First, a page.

About Chemical Innovation - Subscription Information
May 2001
Vol. 31, No. 5, pp 47—48.
Touring the Net

Table of Contents

Nancy K. McGuire

The independent chemist

Last November, we ran an article on temporary employment agencies for free-agent chemists (1). The article challenged the conventional view that chemists are bound to one company by long-term projects and noncompete clauses in their contracts. In a world of corporate restructuring and strategic job-hopping, many chemists are looking at temporary, contract, or consulting work more favorably than before. Who are these free-agent chemists, and what do they do?

Who are they?
As you might expect, chemists choose free agency in greater numbers late in their careers. Chemical & Engineering News ran a report on chemists in the 50–69 age range last June (2). Some have taken early retirement, voluntarily or as a result of corporate restructuring. Many of these chemists work as consultants, offering companies the benefits of their experience while keeping the freedom to set their own schedules.

Frank Wania started his career as a freelancer. Wania received his Ph.D. in 1994 from the department of chemical engineering and applied chemistry at the University of Toronto (3). Following two years at the Norwegian Institute for Air Research in Tromsø, he worked 21/2 years as a freelance researcher in Toronto. He is currently an assistant professor at the University of Toronto at Scarborough and principal investigator of a research group that studies the fate and behavior of organic chemicals in the environment.

Overall, temporary and part-time work for chemists, self-employed and otherwise, increased between 1990 and 2000, according to the ACS’s survey ChemCensus 2000 (4). Only 11% of the more than 47,800 respondents indicated that they consulted during 1999, but 66% of those listing themselves as self-employed indicated that they were consultants. Self-employed chemists working full-time (69%) outnumbered those working fewer than 20 hours per month (32%) in 1999.

ChemCensus 2000 respondents reporting consulting income in 2000 were mostly men—12% of total respondents, compared with 7% for women. Mary Jordan, senior research analyst for the ACS Department of Career Services, observed that most chemistry consultants “go independent” after long careers as full-time employees, and it has been only recently that women have begun entering the chemistry workforce in numbers comparable to their male counterparts.

A 1999 study of German engineers and scientists, taken from census information for 1991–1995, indicates a trend toward self-employment and a prevalence of freelancers with advanced degrees similar to trends observed in the United States (5). In former West Germany, 5.6% of the chemical workforce was self-employed (6.0% in former East Germany) in 1995. Chemists had one of the lowest rates of self-employment of those studied, just above that for mathematicians, and far below the 25–31% and 14–19% self-employment for “other engineers” in former West Germany and former East Germany, respectively.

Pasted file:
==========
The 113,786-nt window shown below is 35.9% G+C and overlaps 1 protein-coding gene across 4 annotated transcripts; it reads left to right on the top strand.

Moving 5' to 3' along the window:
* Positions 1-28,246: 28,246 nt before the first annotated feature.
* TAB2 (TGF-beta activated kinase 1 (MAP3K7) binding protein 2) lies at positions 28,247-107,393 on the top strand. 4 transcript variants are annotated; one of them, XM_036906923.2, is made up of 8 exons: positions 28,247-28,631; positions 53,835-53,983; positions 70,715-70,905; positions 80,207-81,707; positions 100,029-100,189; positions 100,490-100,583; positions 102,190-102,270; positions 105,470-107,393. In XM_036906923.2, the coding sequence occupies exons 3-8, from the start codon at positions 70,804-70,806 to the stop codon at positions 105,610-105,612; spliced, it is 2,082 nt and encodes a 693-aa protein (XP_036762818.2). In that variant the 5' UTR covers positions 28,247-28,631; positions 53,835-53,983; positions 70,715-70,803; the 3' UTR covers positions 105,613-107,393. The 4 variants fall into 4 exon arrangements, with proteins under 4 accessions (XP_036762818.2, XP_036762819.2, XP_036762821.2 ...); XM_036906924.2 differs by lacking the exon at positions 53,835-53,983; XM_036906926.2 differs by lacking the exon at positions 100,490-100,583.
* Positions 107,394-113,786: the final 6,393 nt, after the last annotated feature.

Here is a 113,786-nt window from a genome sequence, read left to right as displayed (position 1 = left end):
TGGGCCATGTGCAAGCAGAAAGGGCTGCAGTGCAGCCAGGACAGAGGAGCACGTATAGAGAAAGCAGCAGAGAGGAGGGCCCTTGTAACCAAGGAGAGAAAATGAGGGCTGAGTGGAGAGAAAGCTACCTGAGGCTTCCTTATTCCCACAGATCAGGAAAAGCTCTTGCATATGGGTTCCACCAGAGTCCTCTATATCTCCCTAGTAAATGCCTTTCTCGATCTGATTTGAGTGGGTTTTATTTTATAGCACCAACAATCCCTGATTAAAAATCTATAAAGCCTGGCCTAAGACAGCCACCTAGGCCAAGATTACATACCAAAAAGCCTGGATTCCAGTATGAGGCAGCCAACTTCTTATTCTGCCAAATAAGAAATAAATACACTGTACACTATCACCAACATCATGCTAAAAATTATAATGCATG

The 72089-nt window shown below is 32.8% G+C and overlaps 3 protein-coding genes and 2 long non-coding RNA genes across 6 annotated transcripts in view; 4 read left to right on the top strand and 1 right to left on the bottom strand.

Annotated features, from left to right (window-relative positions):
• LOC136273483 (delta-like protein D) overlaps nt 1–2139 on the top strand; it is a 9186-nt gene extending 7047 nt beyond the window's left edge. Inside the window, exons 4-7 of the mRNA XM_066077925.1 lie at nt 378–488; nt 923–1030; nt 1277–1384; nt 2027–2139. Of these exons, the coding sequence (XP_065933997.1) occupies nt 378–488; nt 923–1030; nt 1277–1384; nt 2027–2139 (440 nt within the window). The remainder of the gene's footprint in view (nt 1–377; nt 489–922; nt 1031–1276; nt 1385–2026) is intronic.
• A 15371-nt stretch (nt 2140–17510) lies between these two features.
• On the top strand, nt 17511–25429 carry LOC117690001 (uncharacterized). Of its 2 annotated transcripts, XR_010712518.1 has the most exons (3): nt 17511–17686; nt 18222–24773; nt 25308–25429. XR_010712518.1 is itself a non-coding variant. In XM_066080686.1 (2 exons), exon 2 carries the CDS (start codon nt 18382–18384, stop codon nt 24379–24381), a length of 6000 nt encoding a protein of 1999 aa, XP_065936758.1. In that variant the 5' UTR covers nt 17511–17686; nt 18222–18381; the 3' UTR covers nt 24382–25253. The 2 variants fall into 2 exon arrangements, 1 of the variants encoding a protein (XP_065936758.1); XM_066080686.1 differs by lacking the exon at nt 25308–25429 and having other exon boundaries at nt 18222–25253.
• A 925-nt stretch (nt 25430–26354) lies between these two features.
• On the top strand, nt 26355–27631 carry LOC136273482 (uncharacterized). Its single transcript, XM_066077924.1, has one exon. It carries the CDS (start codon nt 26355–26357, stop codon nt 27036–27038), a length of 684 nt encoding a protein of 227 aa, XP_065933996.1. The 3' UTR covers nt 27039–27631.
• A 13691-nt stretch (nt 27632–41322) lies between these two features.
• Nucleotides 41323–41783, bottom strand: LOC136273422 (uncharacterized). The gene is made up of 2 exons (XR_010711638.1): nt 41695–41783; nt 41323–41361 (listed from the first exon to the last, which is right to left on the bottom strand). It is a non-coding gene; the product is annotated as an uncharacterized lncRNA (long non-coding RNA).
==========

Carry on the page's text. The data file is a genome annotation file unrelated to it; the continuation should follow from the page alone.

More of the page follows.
The German study showed a “disproportionate” rise in voluntary self-employment rates for scientists and engineers between the ages of 35 and 45, and a “proportionate” rise above age 45. Not surprisingly, scientists and engineers who go freelance late in their careers have more funds to invest in their businesses and are more likely to hire employees than those who start out flying solo. Despite having a better financial cushion with which to start a business, older workers are more cautious about taking risks—preventing many of them from attempting the free-agent route in the first place. Others use this caution as a guide to careful business planning—a key factor in their success, according to the German study.

What do they do?
As you might imagine, free-agent chemists can thrive as science writers. Writers can work from offices or homes, expenditures for equipment are modest, and writers are needed for everything from reporting the news to writing grant proposals. The ACS’s Virtual Chemistry Club gives some interesting possibilities for finding work, interviews with several practicing writers, a survey of salaries, the employment outlook for writers, and a list of places to contact for more information (6).

Self-marketing is a big part of a freelancer’s job, and many independents have their own Web sites. In some cases, they rely on press coverage to get the word out. David Halberg, a self-taught chemist in Fort Saskatchewan, Alberta, came up with a way to produce the gasoline additive MTBE from barley and butane. According to an article dated September 16, 1996, in the Alberta Report, a weekly news magazine, Halberg’s BioClean Fuels was slated to consume 10% of Alberta’s barley output (7). One hopes Mr. Halberg had a contingency plan to deal with the projected downturn in MTBE demand (8).

Anthony Toenjes has a master’s degree in chemistry, and he works in surface chemical applications and coatings. He also taught undergraduate chemistry courses at Southwestern Illinois College, Belleville (9).

Donald Halpern became a chemical consultant 23 years after getting his Ph.D. in organic chemistry (10). After a stint as a technical service manager in the tape manufacturing industry and then as a research scientist for a pharmaceutical company, he established his own practice. He currently advises clients on pharmaceutical product selection, plant processing improvements, and process validation.